that reaction from others, noting the ball followed the Buckner trajectory and the curse reversal effect at that moment?
Alan, Warner, NH
I haven't heard it put quite that way, but obviously the initial reaction to the play was a feeling of déjà vu -- this can't be happening again. The fact that the call was reversed, as was the earlier call on Mark Bellhorn's home run, was powerful evidence that Sox fortunes had finally changed for the better.
I can't believe I'm reading there is a controversy about Manny or Ortiz batting third in the Red Sox lineup. I know there were a number of factors that contributed to the Red Sox great record from August on last year, but switching Manny to third was a big one. He gets on base as frequently as anyone in the league and prolongs innings much better than Nomar or Ortiz ever did. Everyone in the lineup hit better after this change. Look at what the Sox did in the World Series in the first innings. They won the World Championship with this lineup, for crying out loud! Why on earth would they change it back? David Ortiz is a team guy -- he must understand.
Steve, Culver City, Calif.
Steve, the matter has been settled. Francona has spoken to both players, and things will remain status quo -- Manny hitting third, Ortiz fourth. I would agree with you -- Manny is a superior hitter all-around, Ortiz fits the mold of your classic cleanup hitter, and a combination of Millar/Nixon/Varitek should give Ortiz sufficient protection, though after his last two seasons -- and last October -- I think you're going to see a lot of teams decide that they can't let Ortiz beat them.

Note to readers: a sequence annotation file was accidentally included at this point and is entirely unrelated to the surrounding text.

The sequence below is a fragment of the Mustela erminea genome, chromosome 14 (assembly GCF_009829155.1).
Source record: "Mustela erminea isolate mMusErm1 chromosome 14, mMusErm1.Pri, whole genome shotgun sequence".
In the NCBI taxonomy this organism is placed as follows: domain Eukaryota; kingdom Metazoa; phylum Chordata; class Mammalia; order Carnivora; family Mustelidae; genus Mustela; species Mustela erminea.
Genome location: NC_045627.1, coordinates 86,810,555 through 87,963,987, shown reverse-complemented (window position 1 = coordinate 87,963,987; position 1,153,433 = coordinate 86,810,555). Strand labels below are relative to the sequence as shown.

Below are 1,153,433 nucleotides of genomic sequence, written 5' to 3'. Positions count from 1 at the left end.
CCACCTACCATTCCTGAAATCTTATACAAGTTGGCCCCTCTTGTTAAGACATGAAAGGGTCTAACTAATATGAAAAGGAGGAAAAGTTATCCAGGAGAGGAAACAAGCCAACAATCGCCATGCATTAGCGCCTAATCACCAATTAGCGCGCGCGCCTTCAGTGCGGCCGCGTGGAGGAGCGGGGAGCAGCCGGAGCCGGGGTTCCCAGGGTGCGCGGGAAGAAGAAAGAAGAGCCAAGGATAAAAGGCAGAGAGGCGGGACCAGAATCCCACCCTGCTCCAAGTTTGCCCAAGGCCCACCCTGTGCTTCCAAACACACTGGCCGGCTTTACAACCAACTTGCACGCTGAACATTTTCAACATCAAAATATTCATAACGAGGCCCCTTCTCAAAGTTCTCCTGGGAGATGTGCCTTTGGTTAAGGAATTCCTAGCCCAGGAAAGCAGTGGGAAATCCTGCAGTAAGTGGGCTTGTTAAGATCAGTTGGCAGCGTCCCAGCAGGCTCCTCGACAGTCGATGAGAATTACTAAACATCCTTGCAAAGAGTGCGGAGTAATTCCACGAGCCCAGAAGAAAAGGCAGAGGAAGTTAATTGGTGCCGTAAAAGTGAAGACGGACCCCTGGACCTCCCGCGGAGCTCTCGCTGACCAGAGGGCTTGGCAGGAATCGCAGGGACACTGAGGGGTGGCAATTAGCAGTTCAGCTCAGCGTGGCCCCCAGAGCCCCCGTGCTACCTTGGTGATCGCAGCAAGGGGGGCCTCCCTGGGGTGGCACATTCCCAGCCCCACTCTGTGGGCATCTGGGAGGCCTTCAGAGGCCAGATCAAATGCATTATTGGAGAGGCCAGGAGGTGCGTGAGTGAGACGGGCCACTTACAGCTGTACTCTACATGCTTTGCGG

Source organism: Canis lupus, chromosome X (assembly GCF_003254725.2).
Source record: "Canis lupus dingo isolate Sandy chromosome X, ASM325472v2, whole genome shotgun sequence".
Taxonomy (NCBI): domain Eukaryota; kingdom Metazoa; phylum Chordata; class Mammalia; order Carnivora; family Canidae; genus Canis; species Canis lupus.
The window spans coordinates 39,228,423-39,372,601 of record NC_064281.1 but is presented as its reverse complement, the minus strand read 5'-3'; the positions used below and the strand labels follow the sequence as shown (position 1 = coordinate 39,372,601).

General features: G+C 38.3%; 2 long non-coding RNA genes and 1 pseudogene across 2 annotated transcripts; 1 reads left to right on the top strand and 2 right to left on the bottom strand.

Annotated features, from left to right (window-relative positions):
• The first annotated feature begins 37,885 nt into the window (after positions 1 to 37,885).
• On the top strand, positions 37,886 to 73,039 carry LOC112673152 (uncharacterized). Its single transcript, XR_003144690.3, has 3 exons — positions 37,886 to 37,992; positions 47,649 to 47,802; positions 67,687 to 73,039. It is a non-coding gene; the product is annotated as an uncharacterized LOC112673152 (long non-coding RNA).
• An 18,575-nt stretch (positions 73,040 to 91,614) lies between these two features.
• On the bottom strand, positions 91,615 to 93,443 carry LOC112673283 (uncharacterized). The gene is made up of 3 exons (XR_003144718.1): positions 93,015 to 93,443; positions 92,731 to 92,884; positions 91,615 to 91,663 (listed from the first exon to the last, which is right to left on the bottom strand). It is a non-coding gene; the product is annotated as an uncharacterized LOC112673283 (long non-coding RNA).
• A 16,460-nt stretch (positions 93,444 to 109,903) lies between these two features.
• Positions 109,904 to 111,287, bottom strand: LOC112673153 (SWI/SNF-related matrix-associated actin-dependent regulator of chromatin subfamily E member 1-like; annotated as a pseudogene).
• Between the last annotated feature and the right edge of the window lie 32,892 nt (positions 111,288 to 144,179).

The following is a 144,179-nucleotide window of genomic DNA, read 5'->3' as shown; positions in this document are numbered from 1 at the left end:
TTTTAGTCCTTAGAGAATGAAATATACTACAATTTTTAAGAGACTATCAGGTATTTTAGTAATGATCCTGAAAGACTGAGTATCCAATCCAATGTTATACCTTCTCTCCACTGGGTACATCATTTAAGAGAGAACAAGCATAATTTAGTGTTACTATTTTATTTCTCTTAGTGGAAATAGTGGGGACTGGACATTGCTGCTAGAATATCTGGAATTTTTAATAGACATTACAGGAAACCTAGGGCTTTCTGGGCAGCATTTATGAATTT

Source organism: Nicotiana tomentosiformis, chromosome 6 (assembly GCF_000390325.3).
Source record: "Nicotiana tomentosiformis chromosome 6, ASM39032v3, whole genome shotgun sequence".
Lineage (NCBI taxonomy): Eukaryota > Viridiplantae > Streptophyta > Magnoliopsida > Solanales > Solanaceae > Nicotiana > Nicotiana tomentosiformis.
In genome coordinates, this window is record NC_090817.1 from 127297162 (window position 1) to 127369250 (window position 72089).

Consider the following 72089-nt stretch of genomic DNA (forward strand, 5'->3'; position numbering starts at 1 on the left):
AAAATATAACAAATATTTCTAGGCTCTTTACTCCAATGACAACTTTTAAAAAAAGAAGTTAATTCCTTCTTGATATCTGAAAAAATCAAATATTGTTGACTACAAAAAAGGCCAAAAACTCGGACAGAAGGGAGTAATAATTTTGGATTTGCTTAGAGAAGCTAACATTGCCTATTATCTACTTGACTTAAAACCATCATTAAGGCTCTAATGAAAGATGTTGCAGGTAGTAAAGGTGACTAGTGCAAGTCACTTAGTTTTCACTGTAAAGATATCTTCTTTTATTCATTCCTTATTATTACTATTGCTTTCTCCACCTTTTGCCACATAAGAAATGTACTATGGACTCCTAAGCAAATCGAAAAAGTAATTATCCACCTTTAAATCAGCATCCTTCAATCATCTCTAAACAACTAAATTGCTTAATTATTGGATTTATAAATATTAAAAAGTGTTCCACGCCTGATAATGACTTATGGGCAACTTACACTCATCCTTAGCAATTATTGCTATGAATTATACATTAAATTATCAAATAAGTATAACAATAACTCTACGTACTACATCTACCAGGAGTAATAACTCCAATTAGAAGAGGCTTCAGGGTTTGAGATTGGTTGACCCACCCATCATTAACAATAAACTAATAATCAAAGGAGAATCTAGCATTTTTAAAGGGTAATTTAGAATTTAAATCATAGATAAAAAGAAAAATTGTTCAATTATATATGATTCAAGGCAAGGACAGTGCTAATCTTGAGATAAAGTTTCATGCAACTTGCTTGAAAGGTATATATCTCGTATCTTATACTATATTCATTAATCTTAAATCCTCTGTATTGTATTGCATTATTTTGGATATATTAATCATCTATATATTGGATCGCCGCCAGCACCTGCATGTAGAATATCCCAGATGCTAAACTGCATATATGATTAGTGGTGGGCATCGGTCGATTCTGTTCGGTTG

Gordon, do you predict Pedro's post-Red Sox career to resemble that of Mo Vaughn or Roger Clemens?
Charles, Bellingham, Wash.
Charles, Roger Clemens is starting his ninth season since leaving the Sox -- I don't see Pedro pitching nine more seasons, but I expect him to pitch very well this season for the Mets. It's debatable that the results will be there, because the Mets' bullpen is so iffy. But hey, who can say with any certainty that Pedro won't go down with a freak injury like Mo did, which altered forever his post-Sox career?